Five-Fingered Crystalblight

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Ancestors and Descendants
Ancestor: Colony Crystal
Descendants: Crown-of-Thorns Crystalblight, Star-of-Bethlehem Crystalblight

The five-fingered crystalblight evolved as a result of competition between crystal flora along the eastern coast of Glicker. Due to the lack of space to grow, some colony crystals began to live on top of other crystal flora. They grew smaller in order to fit on their hosts. Eventually, some specimens began to parasitize their host by eating their way into the chitin shell of large crystal flora species. However, instead of outright feeding on the core, the five-fingered crystalblight will integrate its mycelial network into the host's core and directly leech nutrients from its host. While 50 cm is their maximum size, smaller specimens will grow if the host is too small for a normal crystalblight to grow on. Its exposed network has become less prominent due to the presence of Photosagnia rombusi, with the surface network reducing from 50 cm in size to only 20 cm in size. The remainder of the network consists of integrated mycelium. However, Photosagnia rombusi is less dangerous to the crystalblight and its ancestor, the colony crystal due to the perpetual production of enzymes, which makes it harder for Photosagnia rombusi to parasitize. This makes it somewhat advantageous for the host to have attached to it, as it can decrease the chance of it being attacked by Photosagnia rombusi. Once its mycelial network has reached its maximum size, its reproductive organs will form in the center of a ring of five 15-20 cm long crystals that form around the same time. It is at this time it decreases the amount of nutrients stolen from the host in favor of gaining nutrients from photosynthesis.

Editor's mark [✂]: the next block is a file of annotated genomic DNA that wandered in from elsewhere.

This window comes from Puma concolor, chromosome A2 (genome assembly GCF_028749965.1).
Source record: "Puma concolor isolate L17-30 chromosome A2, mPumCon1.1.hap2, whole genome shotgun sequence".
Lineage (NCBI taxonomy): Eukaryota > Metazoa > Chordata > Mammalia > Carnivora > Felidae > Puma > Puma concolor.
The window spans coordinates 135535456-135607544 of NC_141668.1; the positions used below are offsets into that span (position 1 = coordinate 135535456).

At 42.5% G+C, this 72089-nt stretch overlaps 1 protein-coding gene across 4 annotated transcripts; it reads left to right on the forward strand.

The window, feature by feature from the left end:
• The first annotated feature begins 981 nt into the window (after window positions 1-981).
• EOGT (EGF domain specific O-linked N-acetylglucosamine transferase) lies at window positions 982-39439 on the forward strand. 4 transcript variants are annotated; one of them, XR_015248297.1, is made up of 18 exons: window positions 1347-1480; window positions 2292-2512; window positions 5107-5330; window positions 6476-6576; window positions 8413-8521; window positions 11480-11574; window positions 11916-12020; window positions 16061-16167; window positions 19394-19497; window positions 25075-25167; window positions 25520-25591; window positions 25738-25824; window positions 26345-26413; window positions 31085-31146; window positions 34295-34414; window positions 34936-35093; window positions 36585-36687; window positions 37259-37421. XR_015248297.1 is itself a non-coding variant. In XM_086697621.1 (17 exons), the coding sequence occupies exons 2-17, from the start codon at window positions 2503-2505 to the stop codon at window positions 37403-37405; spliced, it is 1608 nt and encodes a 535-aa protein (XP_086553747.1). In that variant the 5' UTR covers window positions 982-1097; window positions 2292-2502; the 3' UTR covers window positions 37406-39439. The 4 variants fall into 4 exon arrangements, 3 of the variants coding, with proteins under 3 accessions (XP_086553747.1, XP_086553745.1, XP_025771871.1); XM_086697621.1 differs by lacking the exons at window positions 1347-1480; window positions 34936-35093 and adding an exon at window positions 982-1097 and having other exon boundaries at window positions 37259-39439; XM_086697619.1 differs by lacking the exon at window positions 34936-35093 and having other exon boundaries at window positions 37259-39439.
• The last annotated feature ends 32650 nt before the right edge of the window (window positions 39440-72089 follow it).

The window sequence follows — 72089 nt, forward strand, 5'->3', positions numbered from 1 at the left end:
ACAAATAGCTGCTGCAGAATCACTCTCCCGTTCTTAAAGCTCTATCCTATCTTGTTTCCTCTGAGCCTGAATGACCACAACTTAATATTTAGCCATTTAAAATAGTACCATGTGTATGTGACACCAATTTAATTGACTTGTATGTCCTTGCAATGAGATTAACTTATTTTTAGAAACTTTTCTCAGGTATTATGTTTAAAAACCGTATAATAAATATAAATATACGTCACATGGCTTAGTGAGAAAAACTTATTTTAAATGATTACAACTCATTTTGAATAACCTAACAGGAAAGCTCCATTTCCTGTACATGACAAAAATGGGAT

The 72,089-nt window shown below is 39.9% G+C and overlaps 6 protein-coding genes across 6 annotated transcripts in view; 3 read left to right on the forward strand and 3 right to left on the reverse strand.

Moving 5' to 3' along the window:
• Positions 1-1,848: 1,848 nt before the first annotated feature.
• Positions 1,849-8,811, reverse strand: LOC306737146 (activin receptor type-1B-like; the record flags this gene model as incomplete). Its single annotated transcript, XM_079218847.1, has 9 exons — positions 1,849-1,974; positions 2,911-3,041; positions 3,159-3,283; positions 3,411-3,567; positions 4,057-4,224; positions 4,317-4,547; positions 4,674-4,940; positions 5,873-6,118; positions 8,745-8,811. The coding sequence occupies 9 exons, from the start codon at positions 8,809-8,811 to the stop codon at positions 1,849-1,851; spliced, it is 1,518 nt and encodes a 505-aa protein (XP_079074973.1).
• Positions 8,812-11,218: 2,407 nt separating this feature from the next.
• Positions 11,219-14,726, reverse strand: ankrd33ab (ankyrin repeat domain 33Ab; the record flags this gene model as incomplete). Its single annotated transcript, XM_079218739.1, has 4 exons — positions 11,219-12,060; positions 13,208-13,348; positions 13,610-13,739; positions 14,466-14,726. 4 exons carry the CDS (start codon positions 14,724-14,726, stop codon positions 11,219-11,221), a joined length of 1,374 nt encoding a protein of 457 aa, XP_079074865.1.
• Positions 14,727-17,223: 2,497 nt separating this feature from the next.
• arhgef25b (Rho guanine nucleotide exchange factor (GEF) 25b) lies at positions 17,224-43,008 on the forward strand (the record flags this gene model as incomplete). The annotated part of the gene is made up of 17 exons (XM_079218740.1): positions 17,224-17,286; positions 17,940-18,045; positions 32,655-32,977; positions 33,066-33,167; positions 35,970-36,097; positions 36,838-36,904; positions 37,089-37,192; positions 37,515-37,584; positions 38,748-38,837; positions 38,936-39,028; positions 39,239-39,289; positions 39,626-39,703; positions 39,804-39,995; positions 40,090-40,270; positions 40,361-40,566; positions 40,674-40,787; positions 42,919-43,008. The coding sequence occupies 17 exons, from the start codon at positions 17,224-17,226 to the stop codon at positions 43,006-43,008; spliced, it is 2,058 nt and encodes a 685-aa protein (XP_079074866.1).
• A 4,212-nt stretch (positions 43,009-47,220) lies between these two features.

The five-fingered crystalblight reproduces by spewing spores from the center of its network from a series of sporangia. However, an odd mutation that developed in the spores caused the haploids to develop into multicellular crystals. They are somewhat similar to the crystalblight's distant ancestors, as they are little more than small, fully-crystalized octahedrons. However, this is where the similarities end. The gametophyte's eight vertical sides are lined with small spiracles that lead directly into the fungal core of the gametophyte. These spiracles are connected to a ciliated network of digestive, respiratory, and reproductive cells. The cilia force the water through the channels, and cause them to flow through the previously mentioned cell types. Gametophytes will produce flagellated gametes from its gametangia and release them through the spiracles. These crystals occur in large numbers due to the sheer number of spores produced by the sporophyte. This also offsets the sheer number of crystals lost to Photosagnia rombusi, as it has little trouble finding itself inside of the gametophyte. To make matters worse, the gametophyte does not produce its enzymes as aggressively as the sporophyte. Because these octahedral, floating crystals are so numerous, it is not hard for a gamete to come across another of the opposite sex. From there, they will fuse to form a diploid larva. The larva is little more than a blob of flagellated mycelial cells with a photosensitive ring on its anterior side. It will feed upon whatever microbe it comes across on its journey to the ground. Its photosensitive ring allows it to detect its position in the water column, and it will generally swim into dark areas, which hopefully is caused by the shade of a large crystal 'plant'. From there, it will plant itself onto its host and absorb its photosensitive ring and flagella and develop into a sporophyte.